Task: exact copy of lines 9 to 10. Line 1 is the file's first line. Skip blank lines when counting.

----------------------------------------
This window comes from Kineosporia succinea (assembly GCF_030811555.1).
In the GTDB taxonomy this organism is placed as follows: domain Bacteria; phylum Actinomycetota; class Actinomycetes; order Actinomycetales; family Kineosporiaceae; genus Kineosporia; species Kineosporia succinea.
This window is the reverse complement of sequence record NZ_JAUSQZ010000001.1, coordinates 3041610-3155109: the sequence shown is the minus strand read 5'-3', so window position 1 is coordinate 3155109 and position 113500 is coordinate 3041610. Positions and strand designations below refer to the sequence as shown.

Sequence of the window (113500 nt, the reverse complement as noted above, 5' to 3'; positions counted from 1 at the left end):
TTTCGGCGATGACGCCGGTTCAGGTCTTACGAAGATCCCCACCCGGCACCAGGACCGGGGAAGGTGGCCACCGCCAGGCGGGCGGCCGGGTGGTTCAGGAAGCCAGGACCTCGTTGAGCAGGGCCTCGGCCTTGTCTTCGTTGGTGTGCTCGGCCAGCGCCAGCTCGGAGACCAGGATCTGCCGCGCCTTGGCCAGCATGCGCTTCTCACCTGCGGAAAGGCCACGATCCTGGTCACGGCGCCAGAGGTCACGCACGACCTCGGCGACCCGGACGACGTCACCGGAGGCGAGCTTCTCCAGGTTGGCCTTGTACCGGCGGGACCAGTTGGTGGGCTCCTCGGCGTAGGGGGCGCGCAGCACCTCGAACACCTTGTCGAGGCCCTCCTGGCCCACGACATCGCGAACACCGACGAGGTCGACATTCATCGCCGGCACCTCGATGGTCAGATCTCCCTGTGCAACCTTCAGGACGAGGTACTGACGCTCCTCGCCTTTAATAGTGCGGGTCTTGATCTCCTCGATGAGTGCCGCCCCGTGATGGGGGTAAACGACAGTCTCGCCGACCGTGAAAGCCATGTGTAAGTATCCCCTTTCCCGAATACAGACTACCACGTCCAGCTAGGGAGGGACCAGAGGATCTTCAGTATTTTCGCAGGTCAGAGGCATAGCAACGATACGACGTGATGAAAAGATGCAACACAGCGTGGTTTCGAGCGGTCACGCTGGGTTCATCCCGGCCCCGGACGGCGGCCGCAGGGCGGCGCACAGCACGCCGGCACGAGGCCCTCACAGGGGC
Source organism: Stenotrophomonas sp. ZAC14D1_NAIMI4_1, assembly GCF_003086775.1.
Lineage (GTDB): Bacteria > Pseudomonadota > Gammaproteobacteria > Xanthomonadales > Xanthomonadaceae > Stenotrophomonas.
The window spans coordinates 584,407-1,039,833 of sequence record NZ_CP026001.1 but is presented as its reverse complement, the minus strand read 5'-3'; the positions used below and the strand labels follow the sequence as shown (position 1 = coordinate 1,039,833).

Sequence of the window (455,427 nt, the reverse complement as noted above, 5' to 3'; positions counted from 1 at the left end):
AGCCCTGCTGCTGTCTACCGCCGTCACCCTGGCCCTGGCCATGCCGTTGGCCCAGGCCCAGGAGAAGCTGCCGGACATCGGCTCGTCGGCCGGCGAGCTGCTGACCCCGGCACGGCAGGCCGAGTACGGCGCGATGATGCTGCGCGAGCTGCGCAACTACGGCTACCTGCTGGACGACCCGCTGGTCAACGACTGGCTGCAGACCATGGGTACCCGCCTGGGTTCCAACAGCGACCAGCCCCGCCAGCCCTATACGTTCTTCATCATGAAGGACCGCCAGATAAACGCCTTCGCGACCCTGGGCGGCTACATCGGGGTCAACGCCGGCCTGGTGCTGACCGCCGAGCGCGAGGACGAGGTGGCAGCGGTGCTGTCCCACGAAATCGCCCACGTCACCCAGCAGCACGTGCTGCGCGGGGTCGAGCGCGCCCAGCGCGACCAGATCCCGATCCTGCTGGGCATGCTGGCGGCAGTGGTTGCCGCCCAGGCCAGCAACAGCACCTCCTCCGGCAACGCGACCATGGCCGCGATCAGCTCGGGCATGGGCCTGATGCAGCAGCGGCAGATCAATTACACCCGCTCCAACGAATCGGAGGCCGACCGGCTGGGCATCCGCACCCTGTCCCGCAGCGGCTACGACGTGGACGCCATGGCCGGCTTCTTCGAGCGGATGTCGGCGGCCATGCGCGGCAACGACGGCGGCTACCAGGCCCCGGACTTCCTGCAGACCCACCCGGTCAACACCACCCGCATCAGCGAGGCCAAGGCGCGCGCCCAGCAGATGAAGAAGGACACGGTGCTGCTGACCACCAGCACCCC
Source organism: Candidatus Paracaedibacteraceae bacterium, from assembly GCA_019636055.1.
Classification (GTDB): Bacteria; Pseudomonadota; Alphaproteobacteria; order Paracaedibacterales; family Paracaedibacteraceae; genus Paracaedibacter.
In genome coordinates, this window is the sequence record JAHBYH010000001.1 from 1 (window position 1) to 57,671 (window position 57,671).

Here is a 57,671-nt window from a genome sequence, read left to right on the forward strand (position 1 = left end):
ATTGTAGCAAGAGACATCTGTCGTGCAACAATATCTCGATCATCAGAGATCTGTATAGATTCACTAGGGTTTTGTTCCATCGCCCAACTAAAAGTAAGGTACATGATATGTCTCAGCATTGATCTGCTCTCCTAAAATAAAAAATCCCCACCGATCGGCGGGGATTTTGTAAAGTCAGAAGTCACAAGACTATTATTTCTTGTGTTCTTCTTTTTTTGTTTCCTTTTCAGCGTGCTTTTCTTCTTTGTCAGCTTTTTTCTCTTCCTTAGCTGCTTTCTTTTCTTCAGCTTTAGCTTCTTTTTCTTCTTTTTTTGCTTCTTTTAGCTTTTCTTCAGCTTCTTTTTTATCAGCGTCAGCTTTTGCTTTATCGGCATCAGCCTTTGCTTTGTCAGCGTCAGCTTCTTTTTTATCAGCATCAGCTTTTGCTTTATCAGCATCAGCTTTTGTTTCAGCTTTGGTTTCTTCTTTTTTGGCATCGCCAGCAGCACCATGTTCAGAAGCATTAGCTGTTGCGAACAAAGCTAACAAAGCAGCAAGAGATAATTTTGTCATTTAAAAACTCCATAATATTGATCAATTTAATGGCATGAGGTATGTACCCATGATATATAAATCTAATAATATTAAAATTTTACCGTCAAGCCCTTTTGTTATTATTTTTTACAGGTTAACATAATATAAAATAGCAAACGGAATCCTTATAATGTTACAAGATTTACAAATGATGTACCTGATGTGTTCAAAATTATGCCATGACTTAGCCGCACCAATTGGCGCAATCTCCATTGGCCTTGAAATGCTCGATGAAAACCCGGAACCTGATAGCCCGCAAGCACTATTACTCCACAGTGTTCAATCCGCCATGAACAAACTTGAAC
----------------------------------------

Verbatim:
Sequence of the window (455,427 nt, the reverse complement as noted above, 5' to 3'; positions counted from 1 at the left end):
AGCCCTGCTGCTGTCTACCGCCGTCACCCTGGCCCTGGCCATGCCGTTGGCCCAGGCCCAGGAGAAGCTGCCGGACATCGGCTCGTCGGCCGGCGAGCTGCTGACCCCGGCACGGCAGGCCGAGTACGGCGCGATGATGCTGCGCGAGCTGCGCAACTACGGCTACCTGCTGGACGACCCGCTGGTCAACGACTGGCTGCAGACCATGGGTACCCGCCTGGGTTCCAACAGCGACCAGCCCCGCCAGCCCTATACGTTCTTCATCATGAAGGACCGCCAGATAAACGCCTTCGCGACCCTGGGCGGCTACATCGGGGTCAACGCCGGCCTGGTGCTGACCGCCGAGCGCGAGGACGAGGTGGCAGCGGTGCTGTCCCACGAAATCGCCCACGTCACCCAGCAGCACGTGCTGCGCGGGGTCGAGCGCGCCCAGCGCGACCAGATCCCGATCCTGCTGGGCATGCTGGCGGCAGTGGTTGCCGCCCAGGCCAGCAACAGCACCTCCTCCGGCAACGCGACCATGGCCGCGATCAGCTCGGGCATGGGCCTGATGCAGCAGCGGCAGATCAATTACACCCGCTCCAACGAATCGGAGGCCGACCGGCTGGGCATCCGCACCCTGTCCCGCAGCGGCTACGACGTGGACGCCATGGCCGGCTTCTTCGAGCGGATGTCGGCGGCCATGCGCGGCAACGACGGCGGCTACCAGGCCCCGGACTTCCTGCAGACCCACCCGGTCAACACCACCCGCATCAGCGAGGCCAAGGCGCGCGCCCAGCAGATGAAGAAGGACACGGTGCTGCTGACCACCAGCACCCC